This review considers variations in parental beliefs about play and participation in play in different cultural communities. A more inclusive definition of play is offered that focuses on framed and unframed playfulness. Parents in western technologically developed societies were more likely to embrace play as important for children's cognitive and social development and to see themselves as play partners to children, whereas families in more traditional societies saw play as incidental to childhood development. These belief systems are congruent with culture specific socialization practices and goals in different developmental niches. Rough play was more characteristic of the activities of parents and children in European American than in Asian or hunting-gathering societies. Cultural variations also existed in early parent-child framed and unframed playful interactions. Sibling play was more prevalent than mother-child play in some societies, calling into question dyadic models of early play interactions. Children's play activities were considered in the context of the replication of adult activities, work and play and differential opportunities for play, and physical settings. It is proposed that play serves a scholastic function in technologically developed societies, whereas it assists in the reproduction of culture-specific tasks and behaviors in agricultural and hunting-gathering societies.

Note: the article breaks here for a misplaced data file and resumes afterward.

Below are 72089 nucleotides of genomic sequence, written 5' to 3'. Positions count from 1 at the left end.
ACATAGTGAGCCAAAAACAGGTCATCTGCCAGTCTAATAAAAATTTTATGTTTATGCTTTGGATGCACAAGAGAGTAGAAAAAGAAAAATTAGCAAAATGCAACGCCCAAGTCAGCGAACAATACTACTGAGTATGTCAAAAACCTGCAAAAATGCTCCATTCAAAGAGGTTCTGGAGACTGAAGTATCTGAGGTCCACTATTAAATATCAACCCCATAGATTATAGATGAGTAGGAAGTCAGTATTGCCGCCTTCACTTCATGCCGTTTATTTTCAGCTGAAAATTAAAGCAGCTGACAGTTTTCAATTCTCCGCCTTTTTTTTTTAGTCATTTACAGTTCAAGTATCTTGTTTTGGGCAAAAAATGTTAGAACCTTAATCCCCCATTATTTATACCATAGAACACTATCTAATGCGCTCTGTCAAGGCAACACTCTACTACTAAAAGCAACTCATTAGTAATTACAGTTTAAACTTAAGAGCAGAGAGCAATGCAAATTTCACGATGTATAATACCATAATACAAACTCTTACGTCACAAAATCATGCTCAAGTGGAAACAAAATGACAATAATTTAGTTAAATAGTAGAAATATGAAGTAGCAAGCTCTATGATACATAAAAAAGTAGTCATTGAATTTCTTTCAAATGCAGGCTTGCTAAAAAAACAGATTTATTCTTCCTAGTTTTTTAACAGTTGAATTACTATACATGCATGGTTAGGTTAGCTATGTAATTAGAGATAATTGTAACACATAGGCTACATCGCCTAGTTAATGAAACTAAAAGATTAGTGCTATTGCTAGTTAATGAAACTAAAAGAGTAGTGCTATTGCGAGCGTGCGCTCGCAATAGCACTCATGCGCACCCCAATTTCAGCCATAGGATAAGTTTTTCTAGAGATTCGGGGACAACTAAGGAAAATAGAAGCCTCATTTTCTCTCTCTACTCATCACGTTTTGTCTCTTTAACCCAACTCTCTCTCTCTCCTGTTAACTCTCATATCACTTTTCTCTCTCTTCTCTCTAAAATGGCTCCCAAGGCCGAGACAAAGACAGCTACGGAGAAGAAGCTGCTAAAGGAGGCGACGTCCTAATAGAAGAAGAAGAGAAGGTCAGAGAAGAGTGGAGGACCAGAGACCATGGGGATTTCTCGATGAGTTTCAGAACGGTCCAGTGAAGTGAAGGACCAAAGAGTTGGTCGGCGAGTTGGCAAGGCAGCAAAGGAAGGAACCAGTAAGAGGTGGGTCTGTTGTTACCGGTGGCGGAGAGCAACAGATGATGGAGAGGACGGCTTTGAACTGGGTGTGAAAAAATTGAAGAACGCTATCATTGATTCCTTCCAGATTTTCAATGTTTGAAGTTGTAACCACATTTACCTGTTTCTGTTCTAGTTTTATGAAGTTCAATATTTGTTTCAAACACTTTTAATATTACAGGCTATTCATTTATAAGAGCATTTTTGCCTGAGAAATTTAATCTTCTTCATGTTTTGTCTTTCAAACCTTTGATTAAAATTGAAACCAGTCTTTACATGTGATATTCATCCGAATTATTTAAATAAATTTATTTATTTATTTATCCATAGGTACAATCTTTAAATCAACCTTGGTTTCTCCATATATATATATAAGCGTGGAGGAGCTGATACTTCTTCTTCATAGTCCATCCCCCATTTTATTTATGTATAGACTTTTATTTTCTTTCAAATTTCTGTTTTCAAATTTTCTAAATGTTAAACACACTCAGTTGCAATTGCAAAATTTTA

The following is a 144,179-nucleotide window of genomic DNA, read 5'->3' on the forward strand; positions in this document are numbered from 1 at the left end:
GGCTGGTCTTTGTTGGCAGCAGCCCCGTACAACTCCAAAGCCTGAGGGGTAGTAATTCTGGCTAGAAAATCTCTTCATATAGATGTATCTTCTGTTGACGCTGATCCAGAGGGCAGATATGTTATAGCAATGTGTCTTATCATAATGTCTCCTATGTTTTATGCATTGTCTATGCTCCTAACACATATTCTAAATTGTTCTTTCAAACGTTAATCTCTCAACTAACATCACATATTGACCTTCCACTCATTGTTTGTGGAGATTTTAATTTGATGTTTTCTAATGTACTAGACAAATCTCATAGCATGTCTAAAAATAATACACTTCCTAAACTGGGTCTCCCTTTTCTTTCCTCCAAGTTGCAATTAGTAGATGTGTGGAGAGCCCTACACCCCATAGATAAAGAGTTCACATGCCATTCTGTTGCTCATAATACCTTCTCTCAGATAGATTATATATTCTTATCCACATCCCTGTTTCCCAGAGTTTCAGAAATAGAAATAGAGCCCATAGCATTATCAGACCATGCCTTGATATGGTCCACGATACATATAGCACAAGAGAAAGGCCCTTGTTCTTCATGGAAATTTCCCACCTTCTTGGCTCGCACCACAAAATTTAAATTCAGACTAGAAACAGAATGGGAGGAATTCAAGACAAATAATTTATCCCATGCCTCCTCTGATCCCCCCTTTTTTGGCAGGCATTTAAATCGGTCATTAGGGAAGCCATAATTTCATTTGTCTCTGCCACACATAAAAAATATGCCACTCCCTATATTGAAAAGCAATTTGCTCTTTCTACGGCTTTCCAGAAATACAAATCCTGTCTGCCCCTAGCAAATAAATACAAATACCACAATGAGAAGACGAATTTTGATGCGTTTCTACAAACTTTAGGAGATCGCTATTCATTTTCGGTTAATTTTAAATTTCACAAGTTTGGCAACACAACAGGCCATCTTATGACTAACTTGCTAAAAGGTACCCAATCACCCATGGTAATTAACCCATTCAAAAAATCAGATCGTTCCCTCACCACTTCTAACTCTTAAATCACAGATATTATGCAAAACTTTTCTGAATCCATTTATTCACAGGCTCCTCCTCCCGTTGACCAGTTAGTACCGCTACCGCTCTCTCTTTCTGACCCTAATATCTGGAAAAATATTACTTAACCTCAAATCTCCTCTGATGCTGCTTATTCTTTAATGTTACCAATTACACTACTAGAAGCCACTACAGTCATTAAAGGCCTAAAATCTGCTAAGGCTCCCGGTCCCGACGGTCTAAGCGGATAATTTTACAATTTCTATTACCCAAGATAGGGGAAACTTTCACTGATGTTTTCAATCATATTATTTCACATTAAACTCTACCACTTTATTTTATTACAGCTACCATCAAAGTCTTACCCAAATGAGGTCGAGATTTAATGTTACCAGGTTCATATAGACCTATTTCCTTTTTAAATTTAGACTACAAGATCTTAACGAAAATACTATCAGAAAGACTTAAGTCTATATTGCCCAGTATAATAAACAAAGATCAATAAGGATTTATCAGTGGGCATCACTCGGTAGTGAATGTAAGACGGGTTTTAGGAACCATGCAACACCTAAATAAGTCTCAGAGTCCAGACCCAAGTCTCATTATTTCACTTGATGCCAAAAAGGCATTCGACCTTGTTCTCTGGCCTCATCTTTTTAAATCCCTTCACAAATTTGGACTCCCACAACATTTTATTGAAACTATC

|Original language||English (US)|
|Title of host publication||The Oxford Handbook of the Development of Play|
|Publisher||Oxford University Press|
|ISBN (Print)||0195393007, 9780195393002|
|State||Published - Sep 18 2012|
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